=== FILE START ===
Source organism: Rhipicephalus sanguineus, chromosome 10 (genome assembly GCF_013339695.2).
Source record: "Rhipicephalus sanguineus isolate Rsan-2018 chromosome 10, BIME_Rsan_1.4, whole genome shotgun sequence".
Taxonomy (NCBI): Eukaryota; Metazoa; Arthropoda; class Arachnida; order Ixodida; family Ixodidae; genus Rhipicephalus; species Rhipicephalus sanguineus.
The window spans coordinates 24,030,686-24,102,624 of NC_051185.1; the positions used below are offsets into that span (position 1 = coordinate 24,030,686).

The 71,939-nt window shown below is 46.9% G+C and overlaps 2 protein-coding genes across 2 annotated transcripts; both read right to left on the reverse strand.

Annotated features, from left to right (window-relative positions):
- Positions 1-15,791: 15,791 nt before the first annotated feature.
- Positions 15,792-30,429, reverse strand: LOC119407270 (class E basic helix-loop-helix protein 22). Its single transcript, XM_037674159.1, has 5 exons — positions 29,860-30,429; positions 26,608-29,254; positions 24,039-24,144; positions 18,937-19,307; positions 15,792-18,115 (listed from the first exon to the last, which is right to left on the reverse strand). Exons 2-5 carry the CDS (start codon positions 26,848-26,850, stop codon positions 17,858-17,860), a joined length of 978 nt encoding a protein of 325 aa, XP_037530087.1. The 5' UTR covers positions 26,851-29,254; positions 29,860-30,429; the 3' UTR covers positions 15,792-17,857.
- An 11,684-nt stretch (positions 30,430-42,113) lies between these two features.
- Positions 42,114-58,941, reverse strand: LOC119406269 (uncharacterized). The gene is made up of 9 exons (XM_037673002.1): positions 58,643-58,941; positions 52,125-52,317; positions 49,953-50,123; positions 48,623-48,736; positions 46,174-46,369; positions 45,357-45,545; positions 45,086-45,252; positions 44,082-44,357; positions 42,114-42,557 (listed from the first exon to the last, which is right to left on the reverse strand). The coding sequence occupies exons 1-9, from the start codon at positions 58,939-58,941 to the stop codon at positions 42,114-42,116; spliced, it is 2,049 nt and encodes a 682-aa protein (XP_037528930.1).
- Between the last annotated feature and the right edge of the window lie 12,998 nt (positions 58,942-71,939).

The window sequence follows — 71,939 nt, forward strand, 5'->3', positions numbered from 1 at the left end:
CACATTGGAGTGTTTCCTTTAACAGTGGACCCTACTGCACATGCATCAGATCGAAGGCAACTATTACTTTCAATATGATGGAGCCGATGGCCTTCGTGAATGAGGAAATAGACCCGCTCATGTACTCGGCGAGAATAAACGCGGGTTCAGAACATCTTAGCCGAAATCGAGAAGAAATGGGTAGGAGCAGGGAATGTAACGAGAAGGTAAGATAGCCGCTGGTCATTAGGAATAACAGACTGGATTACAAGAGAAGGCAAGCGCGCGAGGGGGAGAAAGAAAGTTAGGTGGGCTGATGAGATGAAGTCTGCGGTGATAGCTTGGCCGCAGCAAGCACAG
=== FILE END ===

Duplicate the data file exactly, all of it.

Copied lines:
Source organism: Rhipicephalus sanguineus, chromosome 10 (genome assembly GCF_013339695.2).
Source record: "Rhipicephalus sanguineus isolate Rsan-2018 chromosome 10, BIME_Rsan_1.4, whole genome shotgun sequence".
Taxonomy (NCBI): Eukaryota; Metazoa; Arthropoda; class Arachnida; order Ixodida; family Ixodidae; genus Rhipicephalus; species Rhipicephalus sanguineus.
The window spans coordinates 24,030,686-24,102,624 of NC_051185.1; the positions used below are offsets into that span (position 1 = coordinate 24,030,686).

The 71,939-nt window shown below is 46.9% G+C and overlaps 2 protein-coding genes across 2 annotated transcripts; both read right to left on the reverse strand.

Annotated features, from left to right (window-relative positions):
- Positions 1-15,791: 15,791 nt before the first annotated feature.
- Positions 15,792-30,429, reverse strand: LOC119407270 (class E basic helix-loop-helix protein 22). Its single transcript, XM_037674159.1, has 5 exons — positions 29,860-30,429; positions 26,608-29,254; positions 24,039-24,144; positions 18,937-19,307; positions 15,792-18,115 (listed from the first exon to the last, which is right to left on the reverse strand). Exons 2-5 carry the CDS (start codon positions 26,848-26,850, stop codon positions 17,858-17,860), a joined length of 978 nt encoding a protein of 325 aa, XP_037530087.1. The 5' UTR covers positions 26,851-29,254; positions 29,860-30,429; the 3' UTR covers positions 15,792-17,857.
- An 11,684-nt stretch (positions 30,430-42,113) lies between these two features.
- Positions 42,114-58,941, reverse strand: LOC119406269 (uncharacterized). The gene is made up of 9 exons (XM_037673002.1): positions 58,643-58,941; positions 52,125-52,317; positions 49,953-50,123; positions 48,623-48,736; positions 46,174-46,369; positions 45,357-45,545; positions 45,086-45,252; positions 44,082-44,357; positions 42,114-42,557 (listed from the first exon to the last, which is right to left on the reverse strand). The coding sequence occupies exons 1-9, from the start codon at positions 58,939-58,941 to the stop codon at positions 42,114-42,116; spliced, it is 2,049 nt and encodes a 682-aa protein (XP_037528930.1).
- Between the last annotated feature and the right edge of the window lie 12,998 nt (positions 58,942-71,939).

The window sequence follows — 71,939 nt, forward strand, 5'->3', positions numbered from 1 at the left end:
CACATTGGAGTGTTTCCTTTAACAGTGGACCCTACTGCACATGCATCAGATCGAAGGCAACTATTACTTTCAATATGATGGAGCCGATGGCCTTCGTGAATGAGGAAATAGACCCGCTCATGTACTCGGCGAGAATAAACGCGGGTTCAGAACATCTTAGCCGAAATCGAGAAGAAATGGGTAGGAGCAGGGAATGTAACGAGAAGGTAAGATAGCCGCTGGTCATTAGGAATAACAGACTGGATTACAAGAGAAGGCAAGCGCGCGAGGGGGAGAAAGAAAGTTAGGTGGGCTGATGAGATGAAGTCTGCGGTGATAGCTTGGCCGCAGCAAGCACAG